Matthew Messer

Matthew Messer


Many people are concerned about the countless additives in our food. Although in some cases they can cause problems, many times they are perfectly safe ingredients, which are threatening in name alone. One such popular additive is silicon dioxide, or silica, which, although it is indeed harmful when inhaled as a powder, does not appear to be dangerous when ingested.

What is silicon dioxide?

Silicon is one of the most abundant elements on Earth, and silicon dioxide is its compound with oxygen, yielding none other than sand. It should not be confused with silicone, which is an artificial plastic compound.

Sand itself doesn't sound very appetizing, but it can also be found in our natural foods and is good for our health.

Although its role in the human body is less well understood, it is also necessary for healthy skin, hair and bones. Read our summary article to find out what we know about it.

Why is silicon dioxide added to food?

Silicon dioxide acts as an anti-caking agent in most foods and food supplements, as its unique structure helps to prevent different ingredients from sticking together.

Many people are concerned about the harmful effects of silica, but current evidence suggests that it is not dangerous.

What does the research tell us?

The silica in our food is completely safe, the excess is easily excreted and we don't have to worry about it causing any problems.

Foods and supplements that contain silica also do not contain the amounts that current evidence suggests would be harmful. This is why its use in food additives was approved by the European Food Safety Authority (EFSA) in 2008.

Sometimes people accidentally ingest silicone gel, taking in huge amounts of synthetic silica at once. Although this can cause choking due to its water-binding effects, it also has very low toxicity.

Even at extremely high oral doses of 9000 mg per kilogram of bodyweight per day, no lasting adverse effects have been observed, and silica has no gene-damaging or carcinogenic effects at similar mega-doses.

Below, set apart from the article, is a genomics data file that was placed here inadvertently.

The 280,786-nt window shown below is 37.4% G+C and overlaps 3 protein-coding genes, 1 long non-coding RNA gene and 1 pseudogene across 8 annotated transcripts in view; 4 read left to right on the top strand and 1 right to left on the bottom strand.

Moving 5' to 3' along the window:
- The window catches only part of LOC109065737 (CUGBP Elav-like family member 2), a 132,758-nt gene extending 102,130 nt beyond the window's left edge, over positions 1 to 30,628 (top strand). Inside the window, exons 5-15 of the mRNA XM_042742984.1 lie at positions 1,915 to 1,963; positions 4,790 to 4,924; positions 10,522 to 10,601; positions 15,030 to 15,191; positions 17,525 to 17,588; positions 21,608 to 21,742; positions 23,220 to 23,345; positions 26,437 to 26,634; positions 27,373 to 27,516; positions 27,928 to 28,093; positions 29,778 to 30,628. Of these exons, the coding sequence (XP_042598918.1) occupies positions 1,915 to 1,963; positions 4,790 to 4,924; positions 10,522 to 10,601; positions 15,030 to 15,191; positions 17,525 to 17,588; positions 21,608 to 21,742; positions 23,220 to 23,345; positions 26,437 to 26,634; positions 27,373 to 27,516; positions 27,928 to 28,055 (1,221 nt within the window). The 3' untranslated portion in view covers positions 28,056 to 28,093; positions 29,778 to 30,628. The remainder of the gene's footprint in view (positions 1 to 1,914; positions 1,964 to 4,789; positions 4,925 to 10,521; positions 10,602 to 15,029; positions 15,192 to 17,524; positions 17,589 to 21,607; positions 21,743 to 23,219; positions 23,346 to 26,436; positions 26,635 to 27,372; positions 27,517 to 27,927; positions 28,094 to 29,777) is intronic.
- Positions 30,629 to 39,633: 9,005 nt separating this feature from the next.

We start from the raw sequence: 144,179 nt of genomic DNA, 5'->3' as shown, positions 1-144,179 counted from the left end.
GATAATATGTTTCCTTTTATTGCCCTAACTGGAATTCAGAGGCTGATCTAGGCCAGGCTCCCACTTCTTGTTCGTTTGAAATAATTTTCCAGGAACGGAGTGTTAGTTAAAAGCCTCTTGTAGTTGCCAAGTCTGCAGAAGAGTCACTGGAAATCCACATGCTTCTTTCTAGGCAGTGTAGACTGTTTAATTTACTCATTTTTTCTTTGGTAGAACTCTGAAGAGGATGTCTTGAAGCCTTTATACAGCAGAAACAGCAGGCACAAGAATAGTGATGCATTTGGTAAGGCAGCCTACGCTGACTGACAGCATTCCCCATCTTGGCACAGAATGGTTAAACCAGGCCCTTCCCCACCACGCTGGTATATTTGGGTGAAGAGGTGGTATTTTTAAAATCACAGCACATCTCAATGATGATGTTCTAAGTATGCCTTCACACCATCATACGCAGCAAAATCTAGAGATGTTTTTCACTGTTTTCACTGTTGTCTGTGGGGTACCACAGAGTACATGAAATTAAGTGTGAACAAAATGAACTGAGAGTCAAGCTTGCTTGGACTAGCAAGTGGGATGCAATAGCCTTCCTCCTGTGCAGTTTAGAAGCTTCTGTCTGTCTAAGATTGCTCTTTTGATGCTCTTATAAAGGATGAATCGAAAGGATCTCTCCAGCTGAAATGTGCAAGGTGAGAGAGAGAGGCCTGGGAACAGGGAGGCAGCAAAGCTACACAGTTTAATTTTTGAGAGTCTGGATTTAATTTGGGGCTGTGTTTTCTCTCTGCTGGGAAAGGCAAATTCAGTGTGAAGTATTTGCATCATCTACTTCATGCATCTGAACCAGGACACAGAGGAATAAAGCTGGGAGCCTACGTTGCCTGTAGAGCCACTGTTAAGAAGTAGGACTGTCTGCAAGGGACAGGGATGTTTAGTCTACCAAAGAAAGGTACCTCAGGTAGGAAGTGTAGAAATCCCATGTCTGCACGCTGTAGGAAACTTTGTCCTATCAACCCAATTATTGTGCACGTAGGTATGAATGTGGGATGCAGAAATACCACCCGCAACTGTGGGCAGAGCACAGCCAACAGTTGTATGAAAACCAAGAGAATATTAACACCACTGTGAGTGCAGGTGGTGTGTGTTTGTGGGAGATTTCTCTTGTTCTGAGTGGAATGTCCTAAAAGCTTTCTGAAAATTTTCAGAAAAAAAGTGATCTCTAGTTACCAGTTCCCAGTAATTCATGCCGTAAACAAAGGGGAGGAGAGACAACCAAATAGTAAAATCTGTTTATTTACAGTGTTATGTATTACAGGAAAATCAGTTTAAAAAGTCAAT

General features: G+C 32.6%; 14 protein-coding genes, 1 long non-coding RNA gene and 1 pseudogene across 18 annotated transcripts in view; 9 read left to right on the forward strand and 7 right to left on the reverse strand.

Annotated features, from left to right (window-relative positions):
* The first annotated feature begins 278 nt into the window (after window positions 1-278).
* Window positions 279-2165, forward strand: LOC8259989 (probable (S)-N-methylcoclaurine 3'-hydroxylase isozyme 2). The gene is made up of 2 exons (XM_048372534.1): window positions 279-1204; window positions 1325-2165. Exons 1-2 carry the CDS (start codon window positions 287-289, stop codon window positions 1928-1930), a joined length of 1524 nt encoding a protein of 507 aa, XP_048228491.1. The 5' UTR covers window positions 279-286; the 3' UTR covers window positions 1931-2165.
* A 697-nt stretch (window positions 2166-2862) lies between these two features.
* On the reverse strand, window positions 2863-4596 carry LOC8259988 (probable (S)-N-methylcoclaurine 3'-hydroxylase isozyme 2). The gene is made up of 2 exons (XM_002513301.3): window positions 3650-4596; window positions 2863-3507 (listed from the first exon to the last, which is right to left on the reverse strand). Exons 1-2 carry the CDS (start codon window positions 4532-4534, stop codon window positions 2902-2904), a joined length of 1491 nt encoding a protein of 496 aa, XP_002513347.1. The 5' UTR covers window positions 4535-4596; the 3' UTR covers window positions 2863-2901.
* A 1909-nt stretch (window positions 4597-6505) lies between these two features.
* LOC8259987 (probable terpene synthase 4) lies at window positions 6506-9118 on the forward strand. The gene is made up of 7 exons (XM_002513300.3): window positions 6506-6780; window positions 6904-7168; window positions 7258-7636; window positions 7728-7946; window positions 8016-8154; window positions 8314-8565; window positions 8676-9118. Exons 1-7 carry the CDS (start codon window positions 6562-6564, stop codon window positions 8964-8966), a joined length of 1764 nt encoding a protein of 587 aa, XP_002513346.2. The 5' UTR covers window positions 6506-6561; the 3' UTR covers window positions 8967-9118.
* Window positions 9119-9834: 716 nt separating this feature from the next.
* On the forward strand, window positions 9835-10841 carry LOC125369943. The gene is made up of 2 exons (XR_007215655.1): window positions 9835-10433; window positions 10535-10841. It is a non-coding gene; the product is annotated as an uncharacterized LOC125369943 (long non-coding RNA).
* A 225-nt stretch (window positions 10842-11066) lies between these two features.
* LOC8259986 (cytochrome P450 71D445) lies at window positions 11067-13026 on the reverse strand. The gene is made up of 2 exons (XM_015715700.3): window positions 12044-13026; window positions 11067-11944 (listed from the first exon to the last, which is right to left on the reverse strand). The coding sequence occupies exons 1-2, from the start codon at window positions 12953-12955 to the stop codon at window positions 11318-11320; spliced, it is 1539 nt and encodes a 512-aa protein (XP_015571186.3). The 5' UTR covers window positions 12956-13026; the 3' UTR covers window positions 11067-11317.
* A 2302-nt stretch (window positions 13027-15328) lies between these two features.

The average daily intake of silica is only 20-50 mg per day, while the safe upper limit of intake has been set at 1500 mg per day. Apparently, people are consuming orders of magnitude less than what could be a problem. And yet there may be some cause for concern.


Although it can be seen that silica itself is not harmful, it is possible that silica nanoparticles may well have a negative effect. A 2018 EFSA report revealed that it is not possible to determine exactly how much of the additives currently on the market contain nanoparticles, which could potentially be problematic.

It is unlikely that they will be a problem either, as the new report says: Based on the available data, there is no information to suggest that the additive silica (E 551) has any harmful effects at the levels consumed.

That being said, it is good to know that they are investigating and researching whether nanoparticles cause any problems, as well as advocating stricter controls on various additives.

  1. Scientific Opinion of the Panel on Food Additives and Nutrient Sources added to Food on calcium silicate, silicon dioxide and silicic acid gel added for nutritional purposes to food supplements following a request from the European Commission. The EFSA Journal (2009) 1132, 1–24.
  2. EFSA ANS Panel (EFSA Panel on Food Additives and Nutrient Sources added to Food), Younes, M, Aggett, P, Aguilar, F, Crebelli, R, Dusemund, B, Filipič, M, Frutos, MJ, Galtier, P, Gott, D, Gundert-Remy, U, Kuhnle, GG, Leblanc, J-C, Lillegaard, IT, Moldeus, P, Mortensen, A, Oskarsson, A, Stankovic, I, Waalkens-Berendsen, I, Woutersen, RA, Wright, M, Boon, P, Chrysafidis, D, Gürtler, R, Mosesso, P, Parent-Massin, D, Tobback, P, Kovalkovicova, N, Rincon, AM, Tard, A and Lambré, C, 2018. Scientific Opinion on the re-evaluation of silicon dioxide (E 551) as a food additive. EFSA Journal 2018;16(1):5088, 70

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